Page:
MPs' sign-up may be a stunt - English
Opposition leaders claim they've been signed up fraudulently to buy Mighty River Power shares, but the Government says it's a political stunt to draw attention to their asset-sales petition.
It has become a game of political tit-for-tat, with both sides accusing the other of fudging the numbers.
The petition, one of New Zealand's largest, was submitted to Parliament yesterday with 200 people carrying boxes containing about 392,000 signatures calling for a referendum on asset sales.
It was revealed yesterday that Labour leader David Shearer and Green co-leaders Russel Norman and Metiria Turei had all been pre-registered for Mighty River shares without their knowledge.
It came to their attention because their parliamentary email addresses were used.
Pre-registration for shares opened last Tuesday. It does not create an obligation to go through with the purchase.
Norman said their registrations showed the process was "dodgy and open-ended".
He had contacted Treasury officials to cancel his registration and express his annoyance, but they suggested it was made in jest and were not concerned.
"I'm not aware of whether any domestic pets have been signed up for the pre-registration process, but clearly it is possible because Treasury have got very poor standards," he said.
Shearer was registered twice, including once under the name DonKey.
He said he had never had any intention to buy shares and the situation showed the whole process was "shonky".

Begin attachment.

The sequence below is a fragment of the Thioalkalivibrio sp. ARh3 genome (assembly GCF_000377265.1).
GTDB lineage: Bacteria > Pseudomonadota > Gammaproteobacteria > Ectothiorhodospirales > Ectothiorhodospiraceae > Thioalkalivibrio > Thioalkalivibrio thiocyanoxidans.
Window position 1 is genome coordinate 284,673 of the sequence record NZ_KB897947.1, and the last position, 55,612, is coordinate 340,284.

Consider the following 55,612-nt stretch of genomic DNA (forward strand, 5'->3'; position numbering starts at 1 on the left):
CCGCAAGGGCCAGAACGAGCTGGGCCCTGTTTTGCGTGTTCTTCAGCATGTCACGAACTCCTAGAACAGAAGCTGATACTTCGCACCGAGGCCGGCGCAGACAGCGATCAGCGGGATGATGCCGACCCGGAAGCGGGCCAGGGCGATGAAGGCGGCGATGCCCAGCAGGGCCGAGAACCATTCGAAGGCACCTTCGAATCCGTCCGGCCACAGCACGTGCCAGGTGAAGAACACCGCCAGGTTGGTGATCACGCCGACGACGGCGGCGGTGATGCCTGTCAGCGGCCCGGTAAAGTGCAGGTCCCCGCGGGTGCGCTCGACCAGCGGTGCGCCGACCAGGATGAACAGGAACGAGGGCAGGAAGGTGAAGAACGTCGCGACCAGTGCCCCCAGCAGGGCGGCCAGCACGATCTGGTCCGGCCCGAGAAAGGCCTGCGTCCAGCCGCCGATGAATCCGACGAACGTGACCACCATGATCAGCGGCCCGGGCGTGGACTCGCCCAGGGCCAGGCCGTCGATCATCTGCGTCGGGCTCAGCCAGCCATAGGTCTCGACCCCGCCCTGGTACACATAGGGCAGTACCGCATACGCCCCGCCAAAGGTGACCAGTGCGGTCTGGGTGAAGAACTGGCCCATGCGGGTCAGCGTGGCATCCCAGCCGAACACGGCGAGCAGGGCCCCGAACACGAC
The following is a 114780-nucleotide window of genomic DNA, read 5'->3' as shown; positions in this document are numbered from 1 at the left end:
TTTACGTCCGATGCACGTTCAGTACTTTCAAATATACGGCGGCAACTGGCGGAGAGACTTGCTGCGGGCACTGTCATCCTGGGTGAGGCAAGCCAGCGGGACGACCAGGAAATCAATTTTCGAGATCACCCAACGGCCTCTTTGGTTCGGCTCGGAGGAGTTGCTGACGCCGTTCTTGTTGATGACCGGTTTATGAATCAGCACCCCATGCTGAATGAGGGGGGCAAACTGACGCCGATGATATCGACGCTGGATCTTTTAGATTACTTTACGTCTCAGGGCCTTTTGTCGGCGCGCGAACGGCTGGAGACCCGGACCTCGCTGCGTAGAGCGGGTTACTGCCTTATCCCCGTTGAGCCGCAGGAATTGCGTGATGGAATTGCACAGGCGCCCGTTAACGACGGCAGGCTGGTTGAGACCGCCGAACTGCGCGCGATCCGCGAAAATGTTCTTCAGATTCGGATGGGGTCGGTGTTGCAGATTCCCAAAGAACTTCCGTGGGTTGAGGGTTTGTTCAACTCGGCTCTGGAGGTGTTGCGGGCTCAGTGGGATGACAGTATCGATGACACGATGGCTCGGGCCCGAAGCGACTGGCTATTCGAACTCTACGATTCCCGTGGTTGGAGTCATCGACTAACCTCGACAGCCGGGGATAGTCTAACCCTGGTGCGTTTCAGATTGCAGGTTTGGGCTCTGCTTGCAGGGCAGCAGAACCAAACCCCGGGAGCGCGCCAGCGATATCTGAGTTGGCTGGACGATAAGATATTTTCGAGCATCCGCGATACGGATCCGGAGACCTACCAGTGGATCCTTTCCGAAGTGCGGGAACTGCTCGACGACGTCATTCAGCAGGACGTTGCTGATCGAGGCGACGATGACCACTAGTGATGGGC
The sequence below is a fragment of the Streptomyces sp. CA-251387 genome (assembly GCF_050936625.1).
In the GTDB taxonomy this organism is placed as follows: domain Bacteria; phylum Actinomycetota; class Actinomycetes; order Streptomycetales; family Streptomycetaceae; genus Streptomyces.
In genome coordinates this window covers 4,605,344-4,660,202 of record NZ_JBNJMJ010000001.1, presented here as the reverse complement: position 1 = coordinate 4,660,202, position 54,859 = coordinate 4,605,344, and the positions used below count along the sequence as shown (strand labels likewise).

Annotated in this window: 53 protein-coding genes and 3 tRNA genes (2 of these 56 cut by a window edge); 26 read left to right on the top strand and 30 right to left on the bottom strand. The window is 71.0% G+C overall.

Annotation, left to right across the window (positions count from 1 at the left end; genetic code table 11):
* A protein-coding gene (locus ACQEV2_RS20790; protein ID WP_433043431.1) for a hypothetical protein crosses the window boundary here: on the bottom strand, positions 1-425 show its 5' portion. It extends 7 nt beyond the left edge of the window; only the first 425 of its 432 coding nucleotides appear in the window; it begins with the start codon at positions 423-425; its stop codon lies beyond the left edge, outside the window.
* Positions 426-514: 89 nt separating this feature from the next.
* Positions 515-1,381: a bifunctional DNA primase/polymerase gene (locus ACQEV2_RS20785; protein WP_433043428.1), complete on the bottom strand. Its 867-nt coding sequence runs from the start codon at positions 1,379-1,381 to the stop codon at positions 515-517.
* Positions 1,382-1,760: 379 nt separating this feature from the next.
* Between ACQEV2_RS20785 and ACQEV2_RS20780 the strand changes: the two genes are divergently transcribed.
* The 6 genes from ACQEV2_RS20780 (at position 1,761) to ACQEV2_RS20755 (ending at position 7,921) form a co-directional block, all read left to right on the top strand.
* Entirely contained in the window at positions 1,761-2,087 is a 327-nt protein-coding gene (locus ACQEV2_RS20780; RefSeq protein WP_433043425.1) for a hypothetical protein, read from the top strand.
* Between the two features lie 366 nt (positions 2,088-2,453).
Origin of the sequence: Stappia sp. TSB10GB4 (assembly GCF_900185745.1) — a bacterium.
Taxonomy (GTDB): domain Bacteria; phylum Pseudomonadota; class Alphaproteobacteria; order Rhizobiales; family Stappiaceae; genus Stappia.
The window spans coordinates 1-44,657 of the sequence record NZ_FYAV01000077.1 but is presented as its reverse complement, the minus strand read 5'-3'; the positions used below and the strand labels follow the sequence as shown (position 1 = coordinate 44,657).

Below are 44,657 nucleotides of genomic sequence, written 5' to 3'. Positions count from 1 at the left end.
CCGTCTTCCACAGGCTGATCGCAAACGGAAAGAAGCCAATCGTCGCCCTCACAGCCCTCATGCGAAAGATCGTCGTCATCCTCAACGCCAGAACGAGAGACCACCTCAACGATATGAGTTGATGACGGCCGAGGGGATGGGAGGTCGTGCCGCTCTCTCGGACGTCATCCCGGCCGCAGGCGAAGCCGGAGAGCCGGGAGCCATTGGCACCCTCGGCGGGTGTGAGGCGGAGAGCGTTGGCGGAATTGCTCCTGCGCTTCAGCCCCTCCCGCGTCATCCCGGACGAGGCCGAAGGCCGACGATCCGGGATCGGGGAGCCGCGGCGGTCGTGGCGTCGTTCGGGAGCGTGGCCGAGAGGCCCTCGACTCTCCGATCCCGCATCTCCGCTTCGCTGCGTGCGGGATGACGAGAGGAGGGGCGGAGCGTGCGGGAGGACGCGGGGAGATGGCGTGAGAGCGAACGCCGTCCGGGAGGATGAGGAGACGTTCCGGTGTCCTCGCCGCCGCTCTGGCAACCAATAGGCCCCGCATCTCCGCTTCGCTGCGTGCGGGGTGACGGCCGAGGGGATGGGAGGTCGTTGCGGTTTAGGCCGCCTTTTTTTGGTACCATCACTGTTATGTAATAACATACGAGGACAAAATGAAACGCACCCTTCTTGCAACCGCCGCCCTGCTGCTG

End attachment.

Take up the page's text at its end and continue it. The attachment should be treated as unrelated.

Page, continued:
It also raised questions about how many of the more than 290,000 registrations were legitimate.
But acting Prime Minister Bill English said the fact the three were alerted showed the system was working.
He suggested the registrations were a political stunt to raise attention to the petition.
"I wouldn't be surprised if it's a stunt.
"It may not be a coincidence that the only two complaints about pre-registration have come from the leaders of the Greens and the Labour Party and they've happened on the day that the petition is presented."
The leaders denied that.
Grey Power president Roy Reid, who initiated the petition, said no one should be buying shares because the state-owned energy companies were not for sale.
However, Prime Minister John Key said the petition, or any subsequent referendum, would have no impact on the Government's plans to sell off 49 per cent of a selection of state-owned enterprises.
Shearer said it would be politically risky for the Government to ignore people's feeling about asset sales.
"You'd be a pretty foolish prime minister to tell people you're not going to take any account of this. It will show you're very out of touch with the wishes of New Zealand."